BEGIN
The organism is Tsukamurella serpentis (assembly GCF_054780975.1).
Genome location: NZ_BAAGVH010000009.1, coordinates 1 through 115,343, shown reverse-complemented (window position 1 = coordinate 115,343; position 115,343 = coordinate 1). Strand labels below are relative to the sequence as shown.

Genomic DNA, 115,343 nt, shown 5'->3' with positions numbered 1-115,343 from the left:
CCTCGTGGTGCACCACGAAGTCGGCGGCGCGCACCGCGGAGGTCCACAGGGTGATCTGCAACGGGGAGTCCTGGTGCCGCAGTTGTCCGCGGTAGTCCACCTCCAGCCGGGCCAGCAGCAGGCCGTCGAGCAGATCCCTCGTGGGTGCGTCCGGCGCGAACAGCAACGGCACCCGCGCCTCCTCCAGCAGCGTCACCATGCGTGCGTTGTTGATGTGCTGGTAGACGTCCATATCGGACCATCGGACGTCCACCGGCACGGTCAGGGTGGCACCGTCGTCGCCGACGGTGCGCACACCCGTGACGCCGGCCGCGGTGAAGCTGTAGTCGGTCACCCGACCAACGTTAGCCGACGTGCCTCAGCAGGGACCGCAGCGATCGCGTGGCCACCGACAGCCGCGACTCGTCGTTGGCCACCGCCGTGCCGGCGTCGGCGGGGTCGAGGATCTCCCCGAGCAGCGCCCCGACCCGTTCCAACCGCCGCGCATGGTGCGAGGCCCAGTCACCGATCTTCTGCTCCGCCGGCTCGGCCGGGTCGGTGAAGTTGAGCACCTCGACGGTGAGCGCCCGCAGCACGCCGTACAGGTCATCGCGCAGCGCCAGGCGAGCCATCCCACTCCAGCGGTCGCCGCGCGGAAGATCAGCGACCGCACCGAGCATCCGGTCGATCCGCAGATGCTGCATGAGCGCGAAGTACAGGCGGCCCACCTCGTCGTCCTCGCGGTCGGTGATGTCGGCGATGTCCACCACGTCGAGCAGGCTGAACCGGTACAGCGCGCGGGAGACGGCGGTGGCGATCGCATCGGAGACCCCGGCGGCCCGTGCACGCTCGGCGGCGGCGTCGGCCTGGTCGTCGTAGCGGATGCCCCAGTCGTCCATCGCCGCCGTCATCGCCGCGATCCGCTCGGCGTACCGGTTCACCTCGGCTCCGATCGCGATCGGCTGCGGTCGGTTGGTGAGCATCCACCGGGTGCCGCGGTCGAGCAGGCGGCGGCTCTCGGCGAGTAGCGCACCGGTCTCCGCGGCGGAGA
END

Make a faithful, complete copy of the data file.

The organism is Tsukamurella serpentis (assembly GCF_054780975.1).
Genome location: NZ_BAAGVH010000009.1, coordinates 1 through 115,343, shown reverse-complemented (window position 1 = coordinate 115,343; position 115,343 = coordinate 1). Strand labels below are relative to the sequence as shown.

Genomic DNA, 115,343 nt, shown 5'->3' with positions numbered 1-115,343 from the left:
CCTCGTGGTGCACCACGAAGTCGGCGGCGCGCACCGCGGAGGTCCACAGGGTGATCTGCAACGGGGAGTCCTGGTGCCGCAGTTGTCCGCGGTAGTCCACCTCCAGCCGGGCCAGCAGCAGGCCGTCGAGCAGATCCCTCGTGGGTGCGTCCGGCGCGAACAGCAACGGCACCCGCGCCTCCTCCAGCAGCGTCACCATGCGTGCGTTGTTGATGTGCTGGTAGACGTCCATATCGGACCATCGGACGTCCACCGGCACGGTCAGGGTGGCACCGTCGTCGCCGACGGTGCGCACACCCGTGACGCCGGCCGCGGTGAAGCTGTAGTCGGTCACCCGACCAACGTTAGCCGACGTGCCTCAGCAGGGACCGCAGCGATCGCGTGGCCACCGACAGCCGCGACTCGTCGTTGGCCACCGCCGTGCCGGCGTCGGCGGGGTCGAGGATCTCCCCGAGCAGCGCCCCGACCCGTTCCAACCGCCGCGCATGGTGCGAGGCCCAGTCACCGATCTTCTGCTCCGCCGGCTCGGCCGGGTCGGTGAAGTTGAGCACCTCGACGGTGAGCGCCCGCAGCACGCCGTACAGGTCATCGCGCAGCGCCAGGCGAGCCATCCCACTCCAGCGGTCGCCGCGCGGAAGATCAGCGACCGCACCGAGCATCCGGTCGATCCGCAGATGCTGCATGAGCGCGAAGTACAGGCGGCCCACCTCGTCGTCCTCGCGGTCGGTGATGTCGGCGATGTCCACCACGTCGAGCAGGCTGAACCGGTACAGCGCGCGGGAGACGGCGGTGGCGATCGCATCGGAGACCCCGGCGGCCCGTGCACGCTCGGCGGCGGCGTCGGCCTGGTCGTCGTAGCGGATGCCCCAGTCGTCCATCGCCGCCGTCATCGCCGCGATCCGCTCGGCGTACCGGTTCACCTCGGCTCCGATCGCGATCGGCTGCGGTCGGTTGGTGAGCATCCACCGGGTGCCGCGGTCGAGCAGGCGGCGGCTCTCGGCGAGTAGCGCACCGGTCTCCGCGGCGGAGA